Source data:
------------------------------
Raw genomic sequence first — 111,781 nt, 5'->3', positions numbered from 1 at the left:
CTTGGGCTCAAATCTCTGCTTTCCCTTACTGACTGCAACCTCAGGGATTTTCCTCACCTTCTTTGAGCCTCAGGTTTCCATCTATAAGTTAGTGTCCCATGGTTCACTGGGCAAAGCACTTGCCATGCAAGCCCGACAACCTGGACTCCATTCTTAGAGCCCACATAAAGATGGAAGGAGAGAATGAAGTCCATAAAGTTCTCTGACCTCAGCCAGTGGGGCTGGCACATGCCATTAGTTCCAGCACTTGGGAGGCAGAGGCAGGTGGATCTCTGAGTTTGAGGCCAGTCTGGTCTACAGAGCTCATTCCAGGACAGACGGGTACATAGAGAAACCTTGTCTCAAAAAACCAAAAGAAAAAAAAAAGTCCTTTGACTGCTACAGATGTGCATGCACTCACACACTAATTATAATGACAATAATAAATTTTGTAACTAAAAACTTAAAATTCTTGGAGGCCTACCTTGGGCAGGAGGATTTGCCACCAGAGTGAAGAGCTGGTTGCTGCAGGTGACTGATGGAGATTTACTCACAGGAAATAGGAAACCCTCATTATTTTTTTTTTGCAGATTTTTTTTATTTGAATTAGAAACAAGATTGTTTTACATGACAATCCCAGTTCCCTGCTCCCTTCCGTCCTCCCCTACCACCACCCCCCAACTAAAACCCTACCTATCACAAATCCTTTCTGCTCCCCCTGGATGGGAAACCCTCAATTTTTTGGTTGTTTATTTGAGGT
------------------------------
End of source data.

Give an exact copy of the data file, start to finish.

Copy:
Raw genomic sequence first — 111,781 nt, 5'->3', positions numbered from 1 at the left:
CTTGGGCTCAAATCTCTGCTTTCCCTTACTGACTGCAACCTCAGGGATTTTCCTCACCTTCTTTGAGCCTCAGGTTTCCATCTATAAGTTAGTGTCCCATGGTTCACTGGGCAAAGCACTTGCCATGCAAGCCCGACAACCTGGACTCCATTCTTAGAGCCCACATAAAGATGGAAGGAGAGAATGAAGTCCATAAAGTTCTCTGACCTCAGCCAGTGGGGCTGGCACATGCCATTAGTTCCAGCACTTGGGAGGCAGAGGCAGGTGGATCTCTGAGTTTGAGGCCAGTCTGGTCTACAGAGCTCATTCCAGGACAGACGGGTACATAGAGAAACCTTGTCTCAAAAAACCAAAAGAAAAAAAAAAGTCCTTTGACTGCTACAGATGTGCATGCACTCACACACTAATTATAATGACAATAATAAATTTTGTAACTAAAAACTTAAAATTCTTGGAGGCCTACCTTGGGCAGGAGGATTTGCCACCAGAGTGAAGAGCTGGTTGCTGCAGGTGACTGATGGAGATTTACTCACAGGAAATAGGAAACCCTCATTATTTTTTTTTTGCAGATTTTTTTTATTTGAATTAGAAACAAGATTGTTTTACATGACAATCCCAGTTCCCTGCTCCCTTCCGTCCTCCCCTACCACCACCCCCCAACTAAAACCCTACCTATCACAAATCCTTTCTGCTCCCCCTGGATGGGAAACCCTCAATTTTTTGGTTGTTTATTTGAGGT